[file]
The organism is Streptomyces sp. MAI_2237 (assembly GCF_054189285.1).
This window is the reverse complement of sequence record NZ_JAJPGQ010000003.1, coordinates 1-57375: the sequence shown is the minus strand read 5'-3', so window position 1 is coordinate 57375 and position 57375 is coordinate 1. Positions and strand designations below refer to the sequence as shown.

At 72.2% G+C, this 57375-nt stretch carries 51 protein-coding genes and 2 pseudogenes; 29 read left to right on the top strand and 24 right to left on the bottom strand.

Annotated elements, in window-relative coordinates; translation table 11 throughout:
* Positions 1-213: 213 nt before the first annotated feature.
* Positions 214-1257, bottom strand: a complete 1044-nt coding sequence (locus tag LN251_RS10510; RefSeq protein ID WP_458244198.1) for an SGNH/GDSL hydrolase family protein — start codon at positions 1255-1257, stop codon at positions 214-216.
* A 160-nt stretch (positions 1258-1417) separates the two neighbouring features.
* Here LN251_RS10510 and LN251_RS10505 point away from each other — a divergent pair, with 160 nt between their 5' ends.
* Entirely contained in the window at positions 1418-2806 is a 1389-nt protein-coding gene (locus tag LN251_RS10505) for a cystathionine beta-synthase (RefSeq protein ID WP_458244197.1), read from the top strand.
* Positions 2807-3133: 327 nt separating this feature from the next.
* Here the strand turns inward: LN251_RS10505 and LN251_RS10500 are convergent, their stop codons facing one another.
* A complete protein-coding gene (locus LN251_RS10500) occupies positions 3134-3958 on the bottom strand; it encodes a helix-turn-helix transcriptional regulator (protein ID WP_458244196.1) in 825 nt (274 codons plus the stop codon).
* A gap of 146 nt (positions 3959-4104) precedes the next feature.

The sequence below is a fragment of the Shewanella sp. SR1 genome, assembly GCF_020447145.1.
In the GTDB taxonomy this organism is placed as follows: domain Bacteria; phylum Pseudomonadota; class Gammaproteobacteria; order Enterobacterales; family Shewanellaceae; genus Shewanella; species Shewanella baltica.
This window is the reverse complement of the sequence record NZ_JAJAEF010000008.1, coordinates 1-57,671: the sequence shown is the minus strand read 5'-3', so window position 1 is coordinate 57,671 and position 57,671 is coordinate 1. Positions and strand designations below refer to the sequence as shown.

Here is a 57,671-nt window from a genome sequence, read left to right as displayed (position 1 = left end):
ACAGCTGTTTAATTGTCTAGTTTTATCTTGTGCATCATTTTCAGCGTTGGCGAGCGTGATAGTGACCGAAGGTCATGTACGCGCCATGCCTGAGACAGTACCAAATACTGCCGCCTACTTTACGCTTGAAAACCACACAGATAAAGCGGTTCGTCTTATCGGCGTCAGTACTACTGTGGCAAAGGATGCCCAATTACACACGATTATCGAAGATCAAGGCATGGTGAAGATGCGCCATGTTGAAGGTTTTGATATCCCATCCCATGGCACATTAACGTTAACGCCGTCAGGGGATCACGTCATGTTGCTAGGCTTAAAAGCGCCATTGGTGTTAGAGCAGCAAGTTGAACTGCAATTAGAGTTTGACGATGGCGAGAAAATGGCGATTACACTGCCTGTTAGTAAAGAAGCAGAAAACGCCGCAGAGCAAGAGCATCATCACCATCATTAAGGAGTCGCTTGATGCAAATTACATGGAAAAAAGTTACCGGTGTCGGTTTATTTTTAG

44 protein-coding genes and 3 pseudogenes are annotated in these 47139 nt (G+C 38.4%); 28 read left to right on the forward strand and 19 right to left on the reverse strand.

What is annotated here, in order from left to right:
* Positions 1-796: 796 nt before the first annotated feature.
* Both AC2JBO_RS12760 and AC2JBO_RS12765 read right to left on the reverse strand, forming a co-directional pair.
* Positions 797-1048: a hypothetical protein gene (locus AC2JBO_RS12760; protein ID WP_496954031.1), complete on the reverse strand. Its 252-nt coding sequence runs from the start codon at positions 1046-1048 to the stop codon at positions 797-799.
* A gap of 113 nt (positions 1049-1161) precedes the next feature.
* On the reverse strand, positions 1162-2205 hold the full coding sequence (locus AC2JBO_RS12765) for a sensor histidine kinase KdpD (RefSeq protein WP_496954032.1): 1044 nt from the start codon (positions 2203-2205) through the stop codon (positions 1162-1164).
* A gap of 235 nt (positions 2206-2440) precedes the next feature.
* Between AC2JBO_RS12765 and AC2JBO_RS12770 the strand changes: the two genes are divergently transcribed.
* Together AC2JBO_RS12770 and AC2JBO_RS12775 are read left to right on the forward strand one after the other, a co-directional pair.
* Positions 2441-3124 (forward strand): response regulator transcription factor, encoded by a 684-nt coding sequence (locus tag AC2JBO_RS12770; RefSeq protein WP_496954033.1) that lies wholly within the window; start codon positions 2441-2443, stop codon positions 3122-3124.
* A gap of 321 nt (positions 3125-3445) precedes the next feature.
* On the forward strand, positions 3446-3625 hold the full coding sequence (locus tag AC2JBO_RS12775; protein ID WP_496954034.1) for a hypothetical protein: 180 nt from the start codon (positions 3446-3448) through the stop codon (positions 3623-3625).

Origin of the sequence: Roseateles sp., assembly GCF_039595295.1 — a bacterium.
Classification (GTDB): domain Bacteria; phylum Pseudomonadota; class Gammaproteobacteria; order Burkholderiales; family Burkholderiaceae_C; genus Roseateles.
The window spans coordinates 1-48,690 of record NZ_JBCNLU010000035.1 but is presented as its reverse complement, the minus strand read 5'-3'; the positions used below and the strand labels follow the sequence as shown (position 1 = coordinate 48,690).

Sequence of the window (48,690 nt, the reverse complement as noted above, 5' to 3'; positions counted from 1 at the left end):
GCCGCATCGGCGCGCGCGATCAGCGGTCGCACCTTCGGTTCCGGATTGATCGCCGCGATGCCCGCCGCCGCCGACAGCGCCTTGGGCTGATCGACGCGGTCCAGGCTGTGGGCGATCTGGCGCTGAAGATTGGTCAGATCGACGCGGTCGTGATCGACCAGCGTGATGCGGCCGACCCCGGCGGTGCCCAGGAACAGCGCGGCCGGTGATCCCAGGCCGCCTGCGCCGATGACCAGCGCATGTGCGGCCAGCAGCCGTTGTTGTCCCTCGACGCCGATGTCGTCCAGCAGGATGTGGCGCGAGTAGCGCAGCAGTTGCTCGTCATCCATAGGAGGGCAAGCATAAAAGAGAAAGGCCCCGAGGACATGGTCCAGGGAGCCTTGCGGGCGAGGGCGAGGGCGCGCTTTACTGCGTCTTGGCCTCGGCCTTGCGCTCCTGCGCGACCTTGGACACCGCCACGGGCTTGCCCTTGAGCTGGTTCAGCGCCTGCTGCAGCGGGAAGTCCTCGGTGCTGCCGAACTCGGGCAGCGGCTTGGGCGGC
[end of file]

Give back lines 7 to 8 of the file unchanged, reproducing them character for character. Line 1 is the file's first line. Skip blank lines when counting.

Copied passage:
* A 160-nt stretch (positions 1258-1417) separates the two neighbouring features.
* Here LN251_RS10510 and LN251_RS10505 point away from each other — a divergent pair, with 160 nt between their 5' ends.